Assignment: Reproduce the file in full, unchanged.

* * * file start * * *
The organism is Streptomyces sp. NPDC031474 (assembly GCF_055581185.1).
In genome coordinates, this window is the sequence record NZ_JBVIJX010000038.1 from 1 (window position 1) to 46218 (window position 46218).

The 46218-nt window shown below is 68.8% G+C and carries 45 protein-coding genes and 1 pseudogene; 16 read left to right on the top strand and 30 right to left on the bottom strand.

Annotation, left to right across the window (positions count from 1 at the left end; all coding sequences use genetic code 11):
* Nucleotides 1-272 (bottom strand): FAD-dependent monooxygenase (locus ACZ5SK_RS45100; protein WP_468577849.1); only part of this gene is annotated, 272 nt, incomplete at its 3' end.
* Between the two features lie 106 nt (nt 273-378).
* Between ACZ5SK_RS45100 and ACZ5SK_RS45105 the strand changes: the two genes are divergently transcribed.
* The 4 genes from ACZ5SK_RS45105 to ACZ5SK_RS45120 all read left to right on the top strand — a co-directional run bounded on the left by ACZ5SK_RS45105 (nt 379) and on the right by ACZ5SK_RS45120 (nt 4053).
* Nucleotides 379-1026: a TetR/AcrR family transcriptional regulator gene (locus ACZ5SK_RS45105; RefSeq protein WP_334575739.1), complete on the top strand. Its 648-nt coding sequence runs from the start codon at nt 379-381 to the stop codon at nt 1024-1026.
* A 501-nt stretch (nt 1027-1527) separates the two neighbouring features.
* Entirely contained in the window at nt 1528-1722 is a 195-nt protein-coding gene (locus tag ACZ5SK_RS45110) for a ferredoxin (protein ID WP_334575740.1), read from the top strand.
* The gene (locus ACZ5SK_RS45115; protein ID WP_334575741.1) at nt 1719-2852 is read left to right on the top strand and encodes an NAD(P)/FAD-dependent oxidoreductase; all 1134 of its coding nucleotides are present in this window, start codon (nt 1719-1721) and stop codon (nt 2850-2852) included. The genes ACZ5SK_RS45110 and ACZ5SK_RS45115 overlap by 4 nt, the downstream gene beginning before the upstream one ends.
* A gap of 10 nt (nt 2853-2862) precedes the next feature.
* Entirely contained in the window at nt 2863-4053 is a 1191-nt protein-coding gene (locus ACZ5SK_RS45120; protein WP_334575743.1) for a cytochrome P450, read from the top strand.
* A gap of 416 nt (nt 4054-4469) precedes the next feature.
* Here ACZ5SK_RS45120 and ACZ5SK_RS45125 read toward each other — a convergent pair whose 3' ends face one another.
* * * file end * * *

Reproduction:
The organism is Streptomyces sp. NPDC031474 (assembly GCF_055581185.1).
In genome coordinates, this window is the sequence record NZ_JBVIJX010000038.1 from 1 (window position 1) to 46218 (window position 46218).

The 46218-nt window shown below is 68.8% G+C and carries 45 protein-coding genes and 1 pseudogene; 16 read left to right on the top strand and 30 right to left on the bottom strand.

Annotation, left to right across the window (positions count from 1 at the left end; all coding sequences use genetic code 11):
* Nucleotides 1-272 (bottom strand): FAD-dependent monooxygenase (locus ACZ5SK_RS45100; protein WP_468577849.1); only part of this gene is annotated, 272 nt, incomplete at its 3' end.
* Between the two features lie 106 nt (nt 273-378).
* Between ACZ5SK_RS45100 and ACZ5SK_RS45105 the strand changes: the two genes are divergently transcribed.
* The 4 genes from ACZ5SK_RS45105 to ACZ5SK_RS45120 all read left to right on the top strand — a co-directional run bounded on the left by ACZ5SK_RS45105 (nt 379) and on the right by ACZ5SK_RS45120 (nt 4053).
* Nucleotides 379-1026: a TetR/AcrR family transcriptional regulator gene (locus ACZ5SK_RS45105; RefSeq protein WP_334575739.1), complete on the top strand. Its 648-nt coding sequence runs from the start codon at nt 379-381 to the stop codon at nt 1024-1026.
* A 501-nt stretch (nt 1027-1527) separates the two neighbouring features.
* Entirely contained in the window at nt 1528-1722 is a 195-nt protein-coding gene (locus tag ACZ5SK_RS45110) for a ferredoxin (protein ID WP_334575740.1), read from the top strand.
* The gene (locus ACZ5SK_RS45115; protein ID WP_334575741.1) at nt 1719-2852 is read left to right on the top strand and encodes an NAD(P)/FAD-dependent oxidoreductase; all 1134 of its coding nucleotides are present in this window, start codon (nt 1719-1721) and stop codon (nt 2850-2852) included. The genes ACZ5SK_RS45110 and ACZ5SK_RS45115 overlap by 4 nt, the downstream gene beginning before the upstream one ends.
* A gap of 10 nt (nt 2853-2862) precedes the next feature.
* Entirely contained in the window at nt 2863-4053 is a 1191-nt protein-coding gene (locus ACZ5SK_RS45120; protein WP_334575743.1) for a cytochrome P450, read from the top strand.
* A gap of 416 nt (nt 4054-4469) precedes the next feature.
* Here ACZ5SK_RS45120 and ACZ5SK_RS45125 read toward each other — a convergent pair whose 3' ends face one another.